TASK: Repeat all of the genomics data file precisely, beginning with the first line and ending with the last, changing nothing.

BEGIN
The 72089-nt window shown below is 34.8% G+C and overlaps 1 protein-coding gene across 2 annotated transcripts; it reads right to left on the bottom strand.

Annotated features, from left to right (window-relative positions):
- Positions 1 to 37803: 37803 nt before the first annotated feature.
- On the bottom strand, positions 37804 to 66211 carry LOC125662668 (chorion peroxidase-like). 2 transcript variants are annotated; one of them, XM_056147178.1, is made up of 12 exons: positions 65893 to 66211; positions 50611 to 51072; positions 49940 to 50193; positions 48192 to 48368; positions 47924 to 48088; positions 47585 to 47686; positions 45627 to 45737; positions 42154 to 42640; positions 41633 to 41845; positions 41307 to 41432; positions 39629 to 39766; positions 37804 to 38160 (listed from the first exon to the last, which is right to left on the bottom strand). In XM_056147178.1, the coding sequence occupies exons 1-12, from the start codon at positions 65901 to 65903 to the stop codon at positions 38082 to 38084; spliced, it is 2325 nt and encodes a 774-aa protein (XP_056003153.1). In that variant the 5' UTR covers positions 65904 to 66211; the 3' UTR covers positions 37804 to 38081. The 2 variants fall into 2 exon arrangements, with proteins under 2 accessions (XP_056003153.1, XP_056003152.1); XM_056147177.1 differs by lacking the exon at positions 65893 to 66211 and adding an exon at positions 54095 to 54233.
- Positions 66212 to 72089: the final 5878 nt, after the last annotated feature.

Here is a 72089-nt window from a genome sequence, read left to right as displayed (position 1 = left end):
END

The 72089-nt window shown below is 34.8% G+C and overlaps 1 protein-coding gene across 2 annotated transcripts; it reads right to left on the bottom strand.

Annotated features, from left to right (window-relative positions):
- Positions 1 to 37803: 37803 nt before the first annotated feature.
- On the bottom strand, positions 37804 to 66211 carry LOC125662668 (chorion peroxidase-like). 2 transcript variants are annotated; one of them, XM_056147178.1, is made up of 12 exons: positions 65893 to 66211; positions 50611 to 51072; positions 49940 to 50193; positions 48192 to 48368; positions 47924 to 48088; positions 47585 to 47686; positions 45627 to 45737; positions 42154 to 42640; positions 41633 to 41845; positions 41307 to 41432; positions 39629 to 39766; positions 37804 to 38160 (listed from the first exon to the last, which is right to left on the bottom strand). In XM_056147178.1, the coding sequence occupies exons 1-12, from the start codon at positions 65901 to 65903 to the stop codon at positions 38082 to 38084; spliced, it is 2325 nt and encodes a 774-aa protein (XP_056003153.1). In that variant the 5' UTR covers positions 65904 to 66211; the 3' UTR covers positions 37804 to 38081. The 2 variants fall into 2 exon arrangements, with proteins under 2 accessions (XP_056003153.1, XP_056003152.1); XM_056147177.1 differs by lacking the exon at positions 65893 to 66211 and adding an exon at positions 54095 to 54233.
- Positions 66212 to 72089: the final 5878 nt, after the last annotated feature.

Here is a 72089-nt window from a genome sequence, read left to right as displayed (position 1 = left end):